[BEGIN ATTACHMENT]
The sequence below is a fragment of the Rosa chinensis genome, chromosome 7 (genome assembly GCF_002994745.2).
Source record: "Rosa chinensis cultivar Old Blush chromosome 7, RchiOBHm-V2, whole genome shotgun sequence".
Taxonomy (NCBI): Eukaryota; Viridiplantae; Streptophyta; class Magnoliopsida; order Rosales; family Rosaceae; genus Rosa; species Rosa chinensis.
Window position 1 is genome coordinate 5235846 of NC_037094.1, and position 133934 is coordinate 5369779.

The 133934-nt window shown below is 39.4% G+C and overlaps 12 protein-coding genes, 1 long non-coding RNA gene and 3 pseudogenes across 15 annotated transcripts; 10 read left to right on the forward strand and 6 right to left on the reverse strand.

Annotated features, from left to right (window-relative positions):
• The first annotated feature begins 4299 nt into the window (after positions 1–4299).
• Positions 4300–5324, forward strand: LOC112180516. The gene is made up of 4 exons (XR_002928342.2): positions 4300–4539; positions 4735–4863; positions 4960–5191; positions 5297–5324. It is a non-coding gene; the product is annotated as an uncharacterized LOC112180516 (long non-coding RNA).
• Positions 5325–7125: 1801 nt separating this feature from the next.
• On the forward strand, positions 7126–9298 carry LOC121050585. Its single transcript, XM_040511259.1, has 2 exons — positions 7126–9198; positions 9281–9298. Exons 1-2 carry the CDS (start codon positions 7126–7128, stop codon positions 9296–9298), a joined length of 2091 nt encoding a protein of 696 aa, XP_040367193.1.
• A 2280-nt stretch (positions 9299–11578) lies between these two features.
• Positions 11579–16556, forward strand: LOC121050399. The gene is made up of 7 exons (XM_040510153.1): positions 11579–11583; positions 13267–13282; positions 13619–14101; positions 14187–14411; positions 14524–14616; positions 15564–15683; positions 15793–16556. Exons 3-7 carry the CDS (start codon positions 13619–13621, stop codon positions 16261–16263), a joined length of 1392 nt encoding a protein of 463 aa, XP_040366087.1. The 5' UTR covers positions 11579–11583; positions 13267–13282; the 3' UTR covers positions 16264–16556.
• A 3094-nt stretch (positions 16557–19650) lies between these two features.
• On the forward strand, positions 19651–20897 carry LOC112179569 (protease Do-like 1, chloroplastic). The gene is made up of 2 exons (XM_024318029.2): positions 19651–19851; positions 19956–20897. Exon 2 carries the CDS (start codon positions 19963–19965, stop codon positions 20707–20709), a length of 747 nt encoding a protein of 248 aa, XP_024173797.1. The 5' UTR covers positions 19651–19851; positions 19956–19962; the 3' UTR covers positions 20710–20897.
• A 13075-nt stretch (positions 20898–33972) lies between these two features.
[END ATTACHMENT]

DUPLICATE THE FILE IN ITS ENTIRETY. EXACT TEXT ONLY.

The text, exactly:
The sequence below is a fragment of the Rosa chinensis genome, chromosome 7 (genome assembly GCF_002994745.2).
Source record: "Rosa chinensis cultivar Old Blush chromosome 7, RchiOBHm-V2, whole genome shotgun sequence".
Taxonomy (NCBI): Eukaryota; Viridiplantae; Streptophyta; class Magnoliopsida; order Rosales; family Rosaceae; genus Rosa; species Rosa chinensis.
Window position 1 is genome coordinate 5235846 of NC_037094.1, and position 133934 is coordinate 5369779.

The 133934-nt window shown below is 39.4% G+C and overlaps 12 protein-coding genes, 1 long non-coding RNA gene and 3 pseudogenes across 15 annotated transcripts; 10 read left to right on the forward strand and 6 right to left on the reverse strand.

Annotated features, from left to right (window-relative positions):
• The first annotated feature begins 4299 nt into the window (after positions 1–4299).
• Positions 4300–5324, forward strand: LOC112180516. The gene is made up of 4 exons (XR_002928342.2): positions 4300–4539; positions 4735–4863; positions 4960–5191; positions 5297–5324. It is a non-coding gene; the product is annotated as an uncharacterized LOC112180516 (long non-coding RNA).
• Positions 5325–7125: 1801 nt separating this feature from the next.
• On the forward strand, positions 7126–9298 carry LOC121050585. Its single transcript, XM_040511259.1, has 2 exons — positions 7126–9198; positions 9281–9298. Exons 1-2 carry the CDS (start codon positions 7126–7128, stop codon positions 9296–9298), a joined length of 2091 nt encoding a protein of 696 aa, XP_040367193.1.
• A 2280-nt stretch (positions 9299–11578) lies between these two features.
• Positions 11579–16556, forward strand: LOC121050399. The gene is made up of 7 exons (XM_040510153.1): positions 11579–11583; positions 13267–13282; positions 13619–14101; positions 14187–14411; positions 14524–14616; positions 15564–15683; positions 15793–16556. Exons 3-7 carry the CDS (start codon positions 13619–13621, stop codon positions 16261–16263), a joined length of 1392 nt encoding a protein of 463 aa, XP_040366087.1. The 5' UTR covers positions 11579–11583; positions 13267–13282; the 3' UTR covers positions 16264–16556.
• A 3094-nt stretch (positions 16557–19650) lies between these two features.
• On the forward strand, positions 19651–20897 carry LOC112179569 (protease Do-like 1, chloroplastic). The gene is made up of 2 exons (XM_024318029.2): positions 19651–19851; positions 19956–20897. Exon 2 carries the CDS (start codon positions 19963–19965, stop codon positions 20707–20709), a length of 747 nt encoding a protein of 248 aa, XP_024173797.1. The 5' UTR covers positions 19651–19851; positions 19956–19962; the 3' UTR covers positions 20710–20897.
• A 13075-nt stretch (positions 20898–33972) lies between these two features.